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One of the most visually appealing techniques in furniture, marquetry is the art of painting in wood. The creation of pictures and forms is accomplished through the process of cutting and assembling veneer with painstaking detail. Just as a mosaic is formed by assembling countless tiny pieces of stone and glass, a marquetry picture is created by putting together tiny pieces of wood, metal and stone.

Chevalet de marqueterie: An example of an ancient tool, the chevalet is used to saw through veneer packets, creating the tiny pieces of wood that are combined to make a complete picture or design.

Boulle Method: Boulle Method requires cutting all the design elements simultaneously with the background. Inevitably, this results in opposing matched sets of background and design. Pairs of furniture are a natural result of the Boulle Method.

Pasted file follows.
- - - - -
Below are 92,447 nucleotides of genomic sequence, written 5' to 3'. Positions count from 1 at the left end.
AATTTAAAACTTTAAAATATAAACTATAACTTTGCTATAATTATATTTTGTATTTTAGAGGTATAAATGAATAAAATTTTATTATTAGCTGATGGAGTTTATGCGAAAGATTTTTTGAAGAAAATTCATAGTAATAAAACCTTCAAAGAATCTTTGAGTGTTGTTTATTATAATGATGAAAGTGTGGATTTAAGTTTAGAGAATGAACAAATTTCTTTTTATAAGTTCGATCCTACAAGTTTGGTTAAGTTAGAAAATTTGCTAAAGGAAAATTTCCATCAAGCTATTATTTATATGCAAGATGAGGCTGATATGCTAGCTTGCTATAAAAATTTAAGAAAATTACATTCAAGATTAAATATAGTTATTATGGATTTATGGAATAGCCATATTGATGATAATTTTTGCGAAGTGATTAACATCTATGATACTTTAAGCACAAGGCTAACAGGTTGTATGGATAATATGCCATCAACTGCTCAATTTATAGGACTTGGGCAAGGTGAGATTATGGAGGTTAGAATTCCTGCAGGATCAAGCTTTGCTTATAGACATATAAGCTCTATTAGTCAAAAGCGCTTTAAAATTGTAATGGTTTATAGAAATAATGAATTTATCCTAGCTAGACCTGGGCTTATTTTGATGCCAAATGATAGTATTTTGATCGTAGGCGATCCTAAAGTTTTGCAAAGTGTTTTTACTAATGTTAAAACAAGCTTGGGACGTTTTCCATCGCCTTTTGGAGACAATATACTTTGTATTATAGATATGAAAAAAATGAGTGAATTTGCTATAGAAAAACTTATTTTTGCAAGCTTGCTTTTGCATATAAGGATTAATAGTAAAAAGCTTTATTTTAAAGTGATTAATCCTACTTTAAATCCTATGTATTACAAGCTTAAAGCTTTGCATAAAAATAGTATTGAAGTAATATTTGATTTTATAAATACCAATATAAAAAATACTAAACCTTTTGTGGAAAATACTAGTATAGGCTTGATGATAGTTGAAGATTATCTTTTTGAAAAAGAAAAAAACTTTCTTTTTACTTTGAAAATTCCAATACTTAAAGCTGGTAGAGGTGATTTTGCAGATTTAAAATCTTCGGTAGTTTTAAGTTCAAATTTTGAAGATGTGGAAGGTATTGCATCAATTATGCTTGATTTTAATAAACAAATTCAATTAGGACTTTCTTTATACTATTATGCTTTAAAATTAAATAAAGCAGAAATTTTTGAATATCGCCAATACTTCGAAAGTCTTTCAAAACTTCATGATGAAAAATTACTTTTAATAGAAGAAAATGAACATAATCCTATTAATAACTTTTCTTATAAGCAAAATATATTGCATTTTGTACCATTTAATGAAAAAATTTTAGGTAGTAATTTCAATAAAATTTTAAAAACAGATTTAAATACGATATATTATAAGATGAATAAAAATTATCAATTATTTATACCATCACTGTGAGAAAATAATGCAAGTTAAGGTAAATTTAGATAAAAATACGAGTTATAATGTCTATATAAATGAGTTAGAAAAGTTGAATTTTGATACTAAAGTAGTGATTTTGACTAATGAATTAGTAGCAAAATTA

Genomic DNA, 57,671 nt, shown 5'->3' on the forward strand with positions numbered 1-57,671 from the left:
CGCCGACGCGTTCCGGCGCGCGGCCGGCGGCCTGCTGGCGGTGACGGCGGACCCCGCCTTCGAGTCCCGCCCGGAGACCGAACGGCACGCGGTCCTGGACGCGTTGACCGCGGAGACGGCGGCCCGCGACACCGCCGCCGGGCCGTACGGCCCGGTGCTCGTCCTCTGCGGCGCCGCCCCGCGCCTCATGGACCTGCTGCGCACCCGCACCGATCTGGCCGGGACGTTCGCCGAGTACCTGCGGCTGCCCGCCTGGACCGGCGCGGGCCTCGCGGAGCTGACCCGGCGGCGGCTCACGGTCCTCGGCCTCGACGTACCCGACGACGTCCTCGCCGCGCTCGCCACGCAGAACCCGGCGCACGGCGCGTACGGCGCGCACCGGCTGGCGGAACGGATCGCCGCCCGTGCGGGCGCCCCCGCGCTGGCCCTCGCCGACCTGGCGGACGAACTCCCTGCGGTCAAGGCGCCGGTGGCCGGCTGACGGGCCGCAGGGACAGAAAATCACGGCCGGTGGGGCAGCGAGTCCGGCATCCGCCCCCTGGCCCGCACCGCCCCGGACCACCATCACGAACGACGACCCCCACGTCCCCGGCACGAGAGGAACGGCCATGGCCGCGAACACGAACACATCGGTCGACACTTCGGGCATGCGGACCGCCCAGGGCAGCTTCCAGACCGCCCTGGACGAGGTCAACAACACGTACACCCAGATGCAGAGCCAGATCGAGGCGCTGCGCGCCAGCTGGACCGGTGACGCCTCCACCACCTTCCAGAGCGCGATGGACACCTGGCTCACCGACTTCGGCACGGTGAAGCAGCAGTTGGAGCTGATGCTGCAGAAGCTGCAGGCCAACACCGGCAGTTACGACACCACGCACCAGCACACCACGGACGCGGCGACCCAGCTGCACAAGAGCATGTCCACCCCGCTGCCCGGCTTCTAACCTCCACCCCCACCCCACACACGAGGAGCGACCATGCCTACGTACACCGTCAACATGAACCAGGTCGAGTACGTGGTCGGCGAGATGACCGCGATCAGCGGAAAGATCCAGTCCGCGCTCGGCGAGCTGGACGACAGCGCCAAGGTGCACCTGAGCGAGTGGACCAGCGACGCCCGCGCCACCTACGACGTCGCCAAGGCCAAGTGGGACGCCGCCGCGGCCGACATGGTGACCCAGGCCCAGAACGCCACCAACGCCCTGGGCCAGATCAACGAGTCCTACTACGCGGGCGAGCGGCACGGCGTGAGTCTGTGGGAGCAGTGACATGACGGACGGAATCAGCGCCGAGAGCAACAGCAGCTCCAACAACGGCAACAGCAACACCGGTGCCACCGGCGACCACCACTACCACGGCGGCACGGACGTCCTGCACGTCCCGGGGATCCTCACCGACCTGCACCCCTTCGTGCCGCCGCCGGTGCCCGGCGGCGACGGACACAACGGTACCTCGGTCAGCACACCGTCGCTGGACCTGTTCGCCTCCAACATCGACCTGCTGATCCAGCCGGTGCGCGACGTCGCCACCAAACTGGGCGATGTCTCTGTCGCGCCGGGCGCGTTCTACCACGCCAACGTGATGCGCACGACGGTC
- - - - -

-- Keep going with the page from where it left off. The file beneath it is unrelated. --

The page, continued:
Classic Method: Classic Method requires cutting the design elements independently of the background. This technique applies especially to the creation of intricate organic pictures such as flowers and faces.

Pierre Ramond (1935- )
Pierre Ramond is the world's foremost authority on the craft of French Marquetry. In Paris, at the Faubourg Saint-Antoine, Ramond headed the marquetry studio of Pierre Rosneau. Later, he set up his own studio and began teaching at the Ecole Boulle.

Ramond taught for many years but has since retired from being a professor. He continues to share his love and expertise for French Marquetry in lectures that he delivers all over the world.